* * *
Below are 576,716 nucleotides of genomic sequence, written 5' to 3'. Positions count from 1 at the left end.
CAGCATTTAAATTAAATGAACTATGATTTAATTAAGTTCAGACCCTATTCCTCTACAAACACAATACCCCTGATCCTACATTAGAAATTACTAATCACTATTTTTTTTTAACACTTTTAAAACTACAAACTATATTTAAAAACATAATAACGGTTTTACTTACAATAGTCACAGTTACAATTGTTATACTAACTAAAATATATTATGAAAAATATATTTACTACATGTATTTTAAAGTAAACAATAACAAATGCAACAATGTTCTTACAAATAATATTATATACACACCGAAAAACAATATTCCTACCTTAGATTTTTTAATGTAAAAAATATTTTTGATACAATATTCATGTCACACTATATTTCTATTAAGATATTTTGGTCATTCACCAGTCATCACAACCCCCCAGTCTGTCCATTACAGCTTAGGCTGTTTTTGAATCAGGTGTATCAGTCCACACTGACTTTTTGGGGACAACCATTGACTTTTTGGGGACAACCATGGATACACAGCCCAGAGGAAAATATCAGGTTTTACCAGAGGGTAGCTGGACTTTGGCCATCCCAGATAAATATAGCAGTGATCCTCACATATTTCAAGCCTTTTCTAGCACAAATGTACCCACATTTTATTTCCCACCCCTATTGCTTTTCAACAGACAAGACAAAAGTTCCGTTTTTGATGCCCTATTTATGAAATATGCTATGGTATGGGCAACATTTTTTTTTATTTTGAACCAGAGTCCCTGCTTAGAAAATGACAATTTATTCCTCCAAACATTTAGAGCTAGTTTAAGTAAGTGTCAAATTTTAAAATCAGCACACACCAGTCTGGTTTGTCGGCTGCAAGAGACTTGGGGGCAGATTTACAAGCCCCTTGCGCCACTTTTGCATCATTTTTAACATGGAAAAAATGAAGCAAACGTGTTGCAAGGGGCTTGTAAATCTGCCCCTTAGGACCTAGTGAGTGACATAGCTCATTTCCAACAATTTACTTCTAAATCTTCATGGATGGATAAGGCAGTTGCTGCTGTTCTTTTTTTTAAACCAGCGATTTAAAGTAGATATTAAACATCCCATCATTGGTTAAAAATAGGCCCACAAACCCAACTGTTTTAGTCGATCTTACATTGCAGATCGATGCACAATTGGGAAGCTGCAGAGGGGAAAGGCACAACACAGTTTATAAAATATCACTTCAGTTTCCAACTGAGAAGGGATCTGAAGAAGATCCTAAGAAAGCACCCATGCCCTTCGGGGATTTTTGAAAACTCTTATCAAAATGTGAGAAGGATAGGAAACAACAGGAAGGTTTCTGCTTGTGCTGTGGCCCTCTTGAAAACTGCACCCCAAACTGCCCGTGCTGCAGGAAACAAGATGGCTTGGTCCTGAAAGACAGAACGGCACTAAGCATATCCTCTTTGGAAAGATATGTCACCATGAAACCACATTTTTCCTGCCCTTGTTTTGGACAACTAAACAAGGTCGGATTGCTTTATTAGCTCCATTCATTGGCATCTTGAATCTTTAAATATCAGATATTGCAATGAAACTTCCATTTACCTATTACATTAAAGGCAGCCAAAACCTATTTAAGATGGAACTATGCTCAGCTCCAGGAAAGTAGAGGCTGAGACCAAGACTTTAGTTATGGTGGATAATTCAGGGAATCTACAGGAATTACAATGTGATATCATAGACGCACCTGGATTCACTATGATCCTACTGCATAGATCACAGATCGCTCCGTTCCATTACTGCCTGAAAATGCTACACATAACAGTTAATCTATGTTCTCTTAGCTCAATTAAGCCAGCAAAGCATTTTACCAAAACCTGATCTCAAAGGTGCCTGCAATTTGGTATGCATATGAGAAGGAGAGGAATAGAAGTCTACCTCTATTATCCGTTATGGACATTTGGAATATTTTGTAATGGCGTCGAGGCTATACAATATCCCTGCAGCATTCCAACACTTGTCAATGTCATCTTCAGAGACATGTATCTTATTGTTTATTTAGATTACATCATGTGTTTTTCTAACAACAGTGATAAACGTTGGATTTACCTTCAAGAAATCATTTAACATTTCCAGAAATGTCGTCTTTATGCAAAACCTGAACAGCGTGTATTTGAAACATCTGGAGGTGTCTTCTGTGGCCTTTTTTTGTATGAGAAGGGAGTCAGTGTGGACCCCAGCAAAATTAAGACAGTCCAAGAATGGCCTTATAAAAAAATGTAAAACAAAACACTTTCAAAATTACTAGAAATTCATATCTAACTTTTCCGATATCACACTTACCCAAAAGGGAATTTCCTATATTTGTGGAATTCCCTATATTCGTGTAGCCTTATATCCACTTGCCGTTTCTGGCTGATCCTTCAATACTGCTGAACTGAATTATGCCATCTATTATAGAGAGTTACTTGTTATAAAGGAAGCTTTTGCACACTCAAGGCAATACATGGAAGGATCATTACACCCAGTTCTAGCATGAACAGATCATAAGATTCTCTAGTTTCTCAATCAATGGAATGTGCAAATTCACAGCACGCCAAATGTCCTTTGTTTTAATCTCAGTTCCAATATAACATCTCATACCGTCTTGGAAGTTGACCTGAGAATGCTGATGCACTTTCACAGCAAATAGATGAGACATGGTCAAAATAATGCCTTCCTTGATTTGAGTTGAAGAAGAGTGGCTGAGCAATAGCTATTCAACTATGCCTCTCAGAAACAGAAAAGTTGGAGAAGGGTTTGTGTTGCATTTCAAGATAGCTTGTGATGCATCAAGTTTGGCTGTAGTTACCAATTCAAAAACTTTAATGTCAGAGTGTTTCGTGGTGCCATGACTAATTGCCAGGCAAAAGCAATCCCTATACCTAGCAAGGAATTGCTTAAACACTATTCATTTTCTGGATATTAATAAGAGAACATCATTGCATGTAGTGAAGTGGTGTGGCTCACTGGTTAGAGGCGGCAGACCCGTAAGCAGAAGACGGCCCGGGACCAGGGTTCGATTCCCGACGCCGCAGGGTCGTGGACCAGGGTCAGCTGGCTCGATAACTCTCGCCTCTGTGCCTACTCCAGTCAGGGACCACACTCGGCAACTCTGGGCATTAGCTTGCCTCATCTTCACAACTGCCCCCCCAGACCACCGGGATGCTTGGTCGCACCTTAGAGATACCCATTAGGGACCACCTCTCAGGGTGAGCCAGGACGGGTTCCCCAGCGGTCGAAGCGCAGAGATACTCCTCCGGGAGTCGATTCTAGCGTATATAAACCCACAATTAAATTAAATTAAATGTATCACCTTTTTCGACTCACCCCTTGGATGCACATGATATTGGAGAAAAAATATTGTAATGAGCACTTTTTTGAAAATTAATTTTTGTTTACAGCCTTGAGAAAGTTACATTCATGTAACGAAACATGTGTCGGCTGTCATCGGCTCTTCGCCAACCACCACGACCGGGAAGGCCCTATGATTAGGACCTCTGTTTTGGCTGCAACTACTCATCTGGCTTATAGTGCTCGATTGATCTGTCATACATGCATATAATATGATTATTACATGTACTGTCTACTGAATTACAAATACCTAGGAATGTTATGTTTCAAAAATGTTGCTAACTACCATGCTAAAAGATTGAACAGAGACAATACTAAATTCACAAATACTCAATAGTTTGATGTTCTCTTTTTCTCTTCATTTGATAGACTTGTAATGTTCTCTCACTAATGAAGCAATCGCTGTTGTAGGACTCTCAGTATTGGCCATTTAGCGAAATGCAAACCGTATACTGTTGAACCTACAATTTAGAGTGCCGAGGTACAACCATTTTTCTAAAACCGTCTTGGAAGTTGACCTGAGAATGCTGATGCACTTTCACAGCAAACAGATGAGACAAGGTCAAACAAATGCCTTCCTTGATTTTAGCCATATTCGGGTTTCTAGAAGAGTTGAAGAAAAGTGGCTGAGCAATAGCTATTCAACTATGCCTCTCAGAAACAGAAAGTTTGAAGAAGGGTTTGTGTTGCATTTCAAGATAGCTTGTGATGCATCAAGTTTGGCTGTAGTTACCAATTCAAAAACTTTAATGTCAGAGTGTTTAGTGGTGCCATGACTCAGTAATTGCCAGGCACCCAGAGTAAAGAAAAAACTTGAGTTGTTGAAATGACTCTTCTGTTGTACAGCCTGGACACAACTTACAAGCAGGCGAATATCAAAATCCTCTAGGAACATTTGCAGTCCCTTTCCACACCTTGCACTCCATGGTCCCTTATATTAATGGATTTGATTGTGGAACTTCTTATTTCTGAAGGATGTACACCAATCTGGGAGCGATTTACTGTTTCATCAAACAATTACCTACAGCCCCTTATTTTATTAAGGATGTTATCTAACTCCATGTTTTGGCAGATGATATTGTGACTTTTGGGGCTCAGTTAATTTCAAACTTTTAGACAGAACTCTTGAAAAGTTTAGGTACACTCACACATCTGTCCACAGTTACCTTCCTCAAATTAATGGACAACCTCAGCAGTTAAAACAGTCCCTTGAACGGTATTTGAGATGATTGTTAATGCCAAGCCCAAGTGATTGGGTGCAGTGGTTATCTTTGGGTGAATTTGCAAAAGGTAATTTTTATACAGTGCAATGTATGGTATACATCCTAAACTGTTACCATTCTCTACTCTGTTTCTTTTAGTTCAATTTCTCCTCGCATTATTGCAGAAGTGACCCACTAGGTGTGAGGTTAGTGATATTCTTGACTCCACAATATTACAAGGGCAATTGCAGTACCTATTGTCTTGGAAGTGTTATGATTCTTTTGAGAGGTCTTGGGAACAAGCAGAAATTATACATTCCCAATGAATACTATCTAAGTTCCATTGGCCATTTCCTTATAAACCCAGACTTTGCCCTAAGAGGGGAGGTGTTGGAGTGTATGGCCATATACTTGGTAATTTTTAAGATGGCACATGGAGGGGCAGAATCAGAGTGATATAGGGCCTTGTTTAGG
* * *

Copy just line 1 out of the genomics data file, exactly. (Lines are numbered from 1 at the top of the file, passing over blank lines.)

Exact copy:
Below are 576,716 nucleotides of genomic sequence, written 5' to 3'. Positions count from 1 at the left end.